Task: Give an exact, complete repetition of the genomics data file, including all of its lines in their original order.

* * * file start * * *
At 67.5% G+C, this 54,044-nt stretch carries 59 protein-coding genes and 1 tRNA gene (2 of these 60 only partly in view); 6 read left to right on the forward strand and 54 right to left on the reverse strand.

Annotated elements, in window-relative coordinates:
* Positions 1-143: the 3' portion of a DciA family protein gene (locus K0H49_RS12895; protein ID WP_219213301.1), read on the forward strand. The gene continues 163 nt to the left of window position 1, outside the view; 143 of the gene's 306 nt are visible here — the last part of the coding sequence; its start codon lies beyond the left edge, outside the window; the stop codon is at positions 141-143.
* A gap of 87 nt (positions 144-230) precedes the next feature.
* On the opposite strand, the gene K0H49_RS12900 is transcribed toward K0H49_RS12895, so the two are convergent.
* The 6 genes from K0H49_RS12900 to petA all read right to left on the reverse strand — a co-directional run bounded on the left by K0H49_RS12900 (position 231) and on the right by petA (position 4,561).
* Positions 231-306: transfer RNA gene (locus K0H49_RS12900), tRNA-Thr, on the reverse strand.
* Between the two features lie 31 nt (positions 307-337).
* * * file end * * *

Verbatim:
At 67.5% G+C, this 54,044-nt stretch carries 59 protein-coding genes and 1 tRNA gene (2 of these 60 only partly in view); 6 read left to right on the forward strand and 54 right to left on the reverse strand.

Annotated elements, in window-relative coordinates:
* Positions 1-143: the 3' portion of a DciA family protein gene (locus K0H49_RS12895; protein ID WP_219213301.1), read on the forward strand. The gene continues 163 nt to the left of window position 1, outside the view; 143 of the gene's 306 nt are visible here — the last part of the coding sequence; its start codon lies beyond the left edge, outside the window; the stop codon is at positions 141-143.
* A gap of 87 nt (positions 144-230) precedes the next feature.
* On the opposite strand, the gene K0H49_RS12900 is transcribed toward K0H49_RS12895, so the two are convergent.
* The 6 genes from K0H49_RS12900 to petA all read right to left on the reverse strand — a co-directional run bounded on the left by K0H49_RS12900 (position 231) and on the right by petA (position 4,561).
* Positions 231-306: transfer RNA gene (locus K0H49_RS12900), tRNA-Thr, on the reverse strand.
* Between the two features lie 31 nt (positions 307-337).